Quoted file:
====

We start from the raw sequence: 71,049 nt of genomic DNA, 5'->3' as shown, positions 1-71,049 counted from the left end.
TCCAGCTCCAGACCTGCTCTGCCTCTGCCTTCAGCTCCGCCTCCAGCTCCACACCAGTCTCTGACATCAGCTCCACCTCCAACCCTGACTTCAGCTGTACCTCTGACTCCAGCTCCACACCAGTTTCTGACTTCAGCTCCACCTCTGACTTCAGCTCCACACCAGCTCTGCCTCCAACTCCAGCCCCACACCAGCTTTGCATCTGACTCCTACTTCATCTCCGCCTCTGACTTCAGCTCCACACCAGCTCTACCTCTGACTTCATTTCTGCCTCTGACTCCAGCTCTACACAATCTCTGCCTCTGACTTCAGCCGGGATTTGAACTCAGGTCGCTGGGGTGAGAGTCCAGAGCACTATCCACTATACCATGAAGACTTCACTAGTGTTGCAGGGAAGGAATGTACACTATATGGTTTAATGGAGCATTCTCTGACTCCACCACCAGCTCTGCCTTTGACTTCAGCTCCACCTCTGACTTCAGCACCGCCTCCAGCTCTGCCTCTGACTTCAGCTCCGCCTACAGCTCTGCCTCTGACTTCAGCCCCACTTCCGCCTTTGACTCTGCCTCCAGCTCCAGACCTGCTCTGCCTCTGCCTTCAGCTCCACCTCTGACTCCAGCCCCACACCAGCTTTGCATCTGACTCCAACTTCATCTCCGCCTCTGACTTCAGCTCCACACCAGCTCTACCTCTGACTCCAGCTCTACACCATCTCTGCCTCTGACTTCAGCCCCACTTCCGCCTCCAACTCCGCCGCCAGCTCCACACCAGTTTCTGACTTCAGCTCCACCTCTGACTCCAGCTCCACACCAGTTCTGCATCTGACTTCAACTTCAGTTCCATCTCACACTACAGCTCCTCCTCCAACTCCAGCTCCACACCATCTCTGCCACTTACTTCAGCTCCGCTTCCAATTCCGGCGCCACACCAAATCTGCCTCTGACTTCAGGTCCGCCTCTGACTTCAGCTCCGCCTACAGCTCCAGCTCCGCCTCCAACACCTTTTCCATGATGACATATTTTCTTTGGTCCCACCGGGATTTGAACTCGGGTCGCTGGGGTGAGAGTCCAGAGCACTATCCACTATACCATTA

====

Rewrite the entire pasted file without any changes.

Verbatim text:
We start from the raw sequence: 71,049 nt of genomic DNA, 5'->3' as shown, positions 1-71,049 counted from the left end.
TCCAGCTCCAGACCTGCTCTGCCTCTGCCTTCAGCTCCGCCTCCAGCTCCACACCAGTCTCTGACATCAGCTCCACCTCCAACCCTGACTTCAGCTGTACCTCTGACTCCAGCTCCACACCAGTTTCTGACTTCAGCTCCACCTCTGACTTCAGCTCCACACCAGCTCTGCCTCCAACTCCAGCCCCACACCAGCTTTGCATCTGACTCCTACTTCATCTCCGCCTCTGACTTCAGCTCCACACCAGCTCTACCTCTGACTTCATTTCTGCCTCTGACTCCAGCTCTACACAATCTCTGCCTCTGACTTCAGCCGGGATTTGAACTCAGGTCGCTGGGGTGAGAGTCCAGAGCACTATCCACTATACCATGAAGACTTCACTAGTGTTGCAGGGAAGGAATGTACACTATATGGTTTAATGGAGCATTCTCTGACTCCACCACCAGCTCTGCCTTTGACTTCAGCTCCACCTCTGACTTCAGCACCGCCTCCAGCTCTGCCTCTGACTTCAGCTCCGCCTACAGCTCTGCCTCTGACTTCAGCCCCACTTCCGCCTTTGACTCTGCCTCCAGCTCCAGACCTGCTCTGCCTCTGCCTTCAGCTCCACCTCTGACTCCAGCCCCACACCAGCTTTGCATCTGACTCCAACTTCATCTCCGCCTCTGACTTCAGCTCCACACCAGCTCTACCTCTGACTCCAGCTCTACACCATCTCTGCCTCTGACTTCAGCCCCACTTCCGCCTCCAACTCCGCCGCCAGCTCCACACCAGTTTCTGACTTCAGCTCCACCTCTGACTCCAGCTCCACACCAGTTCTGCATCTGACTTCAACTTCAGTTCCATCTCACACTACAGCTCCTCCTCCAACTCCAGCTCCACACCATCTCTGCCACTTACTTCAGCTCCGCTTCCAATTCCGGCGCCACACCAAATCTGCCTCTGACTTCAGGTCCGCCTCTGACTTCAGCTCCGCCTACAGCTCCAGCTCCGCCTCCAACACCTTTTCCATGATGACATATTTTCTTTGGTCCCACCGGGATTTGAACTCGGGTCGCTGGGGTGAGAGTCCAGAGCACTATCCACTATACCATTA